UK ad market will take longer than expected to recover, says AA/WARC
The UK advertising market is not expected to recover fully until 2022, according to a revised forecast from the latest Advertising Association/WARC Expenditure Report.
In July, the report predicted a 2021 return-to-growth of 16.6%. This forecast has now been downgraded to 14.4%, meaning that growth next year will fall just short of offsetting this year’s losses completely, with full recovery now expected by Q2 the following year (see chart below).
Adspend is set to fall by 14.5% in 2020 to £21.5 billion as a result of the COVID-19 outbreak, equating to a loss of £3.6 billion compared with 2019.
The final quarter of this year – traditionally the Golden Quarter for retail and adspend because of the Christmas advertising season – is set to see a 10.5% drop to a total of £6.2 billion, some £724 million lower than the previous year.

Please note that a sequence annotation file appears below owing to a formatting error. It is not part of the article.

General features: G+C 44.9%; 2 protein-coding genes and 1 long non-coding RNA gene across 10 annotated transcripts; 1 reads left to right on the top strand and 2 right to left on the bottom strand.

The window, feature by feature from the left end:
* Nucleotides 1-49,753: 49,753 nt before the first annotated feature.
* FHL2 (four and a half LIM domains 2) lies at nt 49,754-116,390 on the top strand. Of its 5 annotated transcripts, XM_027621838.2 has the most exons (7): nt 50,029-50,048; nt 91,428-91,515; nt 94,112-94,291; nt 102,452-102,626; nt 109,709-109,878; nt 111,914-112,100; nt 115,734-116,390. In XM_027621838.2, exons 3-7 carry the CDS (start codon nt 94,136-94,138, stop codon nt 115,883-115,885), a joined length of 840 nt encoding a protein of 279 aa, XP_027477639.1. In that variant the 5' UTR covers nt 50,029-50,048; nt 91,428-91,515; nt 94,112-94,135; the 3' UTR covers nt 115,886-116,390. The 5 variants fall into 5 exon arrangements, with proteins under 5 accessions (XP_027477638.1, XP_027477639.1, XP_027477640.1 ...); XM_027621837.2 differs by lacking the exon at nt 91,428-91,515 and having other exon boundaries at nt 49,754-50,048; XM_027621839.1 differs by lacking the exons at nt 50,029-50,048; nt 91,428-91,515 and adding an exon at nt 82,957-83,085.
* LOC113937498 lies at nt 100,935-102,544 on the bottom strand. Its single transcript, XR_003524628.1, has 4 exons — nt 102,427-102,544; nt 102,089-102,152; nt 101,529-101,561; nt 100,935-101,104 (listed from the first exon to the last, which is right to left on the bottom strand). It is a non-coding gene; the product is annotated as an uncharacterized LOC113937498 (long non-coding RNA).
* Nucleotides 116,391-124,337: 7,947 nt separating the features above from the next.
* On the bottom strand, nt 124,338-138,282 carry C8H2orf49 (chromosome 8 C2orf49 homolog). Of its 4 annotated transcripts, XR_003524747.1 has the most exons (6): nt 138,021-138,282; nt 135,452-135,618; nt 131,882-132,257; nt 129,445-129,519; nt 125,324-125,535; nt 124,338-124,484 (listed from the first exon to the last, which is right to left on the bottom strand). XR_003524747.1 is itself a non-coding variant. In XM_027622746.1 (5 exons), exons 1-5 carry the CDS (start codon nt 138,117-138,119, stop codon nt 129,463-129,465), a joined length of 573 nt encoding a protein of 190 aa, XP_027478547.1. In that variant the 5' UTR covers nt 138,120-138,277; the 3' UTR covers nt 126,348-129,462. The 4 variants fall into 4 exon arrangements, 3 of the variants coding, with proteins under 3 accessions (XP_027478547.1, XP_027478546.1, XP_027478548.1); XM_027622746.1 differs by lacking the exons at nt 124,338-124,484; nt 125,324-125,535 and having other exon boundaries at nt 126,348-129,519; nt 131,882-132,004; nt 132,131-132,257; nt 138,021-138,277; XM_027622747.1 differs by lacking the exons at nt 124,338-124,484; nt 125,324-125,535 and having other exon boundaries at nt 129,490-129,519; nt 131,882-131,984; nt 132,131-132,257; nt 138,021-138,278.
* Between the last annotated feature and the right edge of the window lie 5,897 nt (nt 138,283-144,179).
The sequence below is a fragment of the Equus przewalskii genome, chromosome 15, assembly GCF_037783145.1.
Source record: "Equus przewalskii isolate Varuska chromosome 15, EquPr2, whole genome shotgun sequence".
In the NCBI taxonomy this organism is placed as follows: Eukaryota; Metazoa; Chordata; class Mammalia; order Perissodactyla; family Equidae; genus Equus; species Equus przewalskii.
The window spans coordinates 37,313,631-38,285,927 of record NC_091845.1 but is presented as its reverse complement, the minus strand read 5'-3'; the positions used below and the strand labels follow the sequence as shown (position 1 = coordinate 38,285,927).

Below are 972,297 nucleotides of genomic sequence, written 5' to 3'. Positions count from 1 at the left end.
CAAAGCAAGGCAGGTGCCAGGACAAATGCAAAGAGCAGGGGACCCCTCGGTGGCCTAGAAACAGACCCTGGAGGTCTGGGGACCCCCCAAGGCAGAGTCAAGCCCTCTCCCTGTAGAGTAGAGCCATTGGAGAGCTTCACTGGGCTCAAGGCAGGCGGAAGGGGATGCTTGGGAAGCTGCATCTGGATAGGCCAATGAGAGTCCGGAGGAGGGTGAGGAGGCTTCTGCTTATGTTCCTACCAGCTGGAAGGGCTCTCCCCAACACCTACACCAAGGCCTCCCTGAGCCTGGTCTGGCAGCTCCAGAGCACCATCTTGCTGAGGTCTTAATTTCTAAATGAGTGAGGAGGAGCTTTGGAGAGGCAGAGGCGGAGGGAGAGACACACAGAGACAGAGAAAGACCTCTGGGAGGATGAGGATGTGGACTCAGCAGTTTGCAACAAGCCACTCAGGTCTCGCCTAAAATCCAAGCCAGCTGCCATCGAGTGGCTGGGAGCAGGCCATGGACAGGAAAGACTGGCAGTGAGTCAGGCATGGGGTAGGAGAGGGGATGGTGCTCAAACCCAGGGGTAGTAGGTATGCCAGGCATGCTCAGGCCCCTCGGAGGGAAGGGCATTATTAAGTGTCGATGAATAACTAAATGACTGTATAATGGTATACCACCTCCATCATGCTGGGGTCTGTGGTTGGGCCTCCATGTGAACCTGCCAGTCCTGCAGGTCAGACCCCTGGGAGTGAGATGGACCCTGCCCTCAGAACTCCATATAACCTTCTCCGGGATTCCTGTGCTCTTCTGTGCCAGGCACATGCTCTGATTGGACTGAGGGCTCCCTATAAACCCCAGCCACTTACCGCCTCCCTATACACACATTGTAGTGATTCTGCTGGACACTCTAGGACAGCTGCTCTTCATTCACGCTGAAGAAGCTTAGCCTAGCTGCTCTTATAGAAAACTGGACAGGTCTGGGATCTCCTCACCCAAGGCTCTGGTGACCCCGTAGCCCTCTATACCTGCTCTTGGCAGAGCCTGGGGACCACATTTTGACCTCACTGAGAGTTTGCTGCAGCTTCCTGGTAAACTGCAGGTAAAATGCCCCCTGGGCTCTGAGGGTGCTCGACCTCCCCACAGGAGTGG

Looking ahead to 2021 however, cinema adspend is forecast to rise by 138.3% as venues fully reopen and films that have been postponed finally make it onto the big screen.
Other media predicted to perform well year-on-year include out of home (+57.1%), regional news brands (+16.2%) and magazine brands (+18.8%), underpinned by strong growth in their online formats.
Stephen Woodford, the Advertising Association’s CEO commented: “Events of recent weeks have shown this will be no straight-forward recovery as different parts of our country enter or leave local conditions at varying speeds.
"We must boost growth and support jobs through an advertising tax credit and a skills programme to aid colleagues facing unemployment. It is essential that our workforce, business, and government work together on the recovery plan for our industry and our country.”
James McDonald, head of data content, WARC added: “Advertising trade remains depressed, and the rising likelihood of sustained localised lockdowns over the winter, a disorderly exit from the European Union in December, and a prolonged economic recovery embodied by rising unemployment, now leads us to believe that the industry will not fully recoup this year’s losses until 2022.”